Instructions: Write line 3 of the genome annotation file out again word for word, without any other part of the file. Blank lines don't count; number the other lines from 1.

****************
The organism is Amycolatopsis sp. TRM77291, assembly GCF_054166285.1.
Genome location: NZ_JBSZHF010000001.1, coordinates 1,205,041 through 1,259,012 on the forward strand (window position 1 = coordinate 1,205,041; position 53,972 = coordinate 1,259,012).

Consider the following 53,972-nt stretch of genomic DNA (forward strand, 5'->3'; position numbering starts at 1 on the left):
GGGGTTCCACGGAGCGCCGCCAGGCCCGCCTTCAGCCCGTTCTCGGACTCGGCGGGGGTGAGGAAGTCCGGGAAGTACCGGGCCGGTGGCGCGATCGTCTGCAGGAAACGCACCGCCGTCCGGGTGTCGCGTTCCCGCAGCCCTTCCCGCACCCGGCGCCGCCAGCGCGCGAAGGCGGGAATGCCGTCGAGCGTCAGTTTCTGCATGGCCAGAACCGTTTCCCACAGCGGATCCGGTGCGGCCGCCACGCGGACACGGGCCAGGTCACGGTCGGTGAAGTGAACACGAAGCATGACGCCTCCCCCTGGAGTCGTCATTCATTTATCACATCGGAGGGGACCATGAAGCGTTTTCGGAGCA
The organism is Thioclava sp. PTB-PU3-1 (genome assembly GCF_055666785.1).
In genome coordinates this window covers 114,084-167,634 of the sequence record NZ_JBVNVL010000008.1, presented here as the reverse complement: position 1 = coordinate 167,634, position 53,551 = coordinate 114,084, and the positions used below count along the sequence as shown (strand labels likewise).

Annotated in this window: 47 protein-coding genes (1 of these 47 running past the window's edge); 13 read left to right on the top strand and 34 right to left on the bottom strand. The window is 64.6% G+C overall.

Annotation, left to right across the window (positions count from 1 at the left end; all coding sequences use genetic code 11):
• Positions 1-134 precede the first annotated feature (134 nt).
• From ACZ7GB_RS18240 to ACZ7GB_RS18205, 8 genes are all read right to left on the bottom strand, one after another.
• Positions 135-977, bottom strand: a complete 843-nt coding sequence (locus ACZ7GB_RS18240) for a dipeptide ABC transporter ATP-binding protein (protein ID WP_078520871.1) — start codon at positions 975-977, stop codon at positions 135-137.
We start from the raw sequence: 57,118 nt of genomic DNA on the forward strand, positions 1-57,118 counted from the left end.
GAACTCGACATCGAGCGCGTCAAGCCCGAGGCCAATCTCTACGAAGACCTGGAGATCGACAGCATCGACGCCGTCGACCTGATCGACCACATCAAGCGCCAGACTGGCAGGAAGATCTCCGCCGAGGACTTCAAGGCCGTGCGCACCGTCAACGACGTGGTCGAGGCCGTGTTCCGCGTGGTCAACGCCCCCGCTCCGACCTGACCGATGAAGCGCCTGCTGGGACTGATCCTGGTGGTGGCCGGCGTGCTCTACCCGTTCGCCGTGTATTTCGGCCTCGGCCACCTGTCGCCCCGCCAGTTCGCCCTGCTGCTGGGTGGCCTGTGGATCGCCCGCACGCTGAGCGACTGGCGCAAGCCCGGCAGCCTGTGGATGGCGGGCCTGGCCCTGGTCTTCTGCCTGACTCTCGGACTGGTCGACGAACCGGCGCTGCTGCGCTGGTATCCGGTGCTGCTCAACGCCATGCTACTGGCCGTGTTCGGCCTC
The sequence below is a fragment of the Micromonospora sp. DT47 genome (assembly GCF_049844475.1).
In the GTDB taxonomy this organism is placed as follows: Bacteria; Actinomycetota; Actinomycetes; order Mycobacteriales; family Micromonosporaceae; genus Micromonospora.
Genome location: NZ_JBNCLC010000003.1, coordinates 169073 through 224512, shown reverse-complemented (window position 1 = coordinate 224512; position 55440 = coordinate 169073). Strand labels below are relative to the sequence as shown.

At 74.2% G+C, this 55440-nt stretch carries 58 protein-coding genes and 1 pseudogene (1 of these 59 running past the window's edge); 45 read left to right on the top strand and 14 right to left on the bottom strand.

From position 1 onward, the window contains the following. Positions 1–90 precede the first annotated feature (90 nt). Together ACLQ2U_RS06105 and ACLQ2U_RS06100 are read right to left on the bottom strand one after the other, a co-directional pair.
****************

Consider the following 53,972-nt stretch of genomic DNA (forward strand, 5'->3'; position numbering starts at 1 on the left):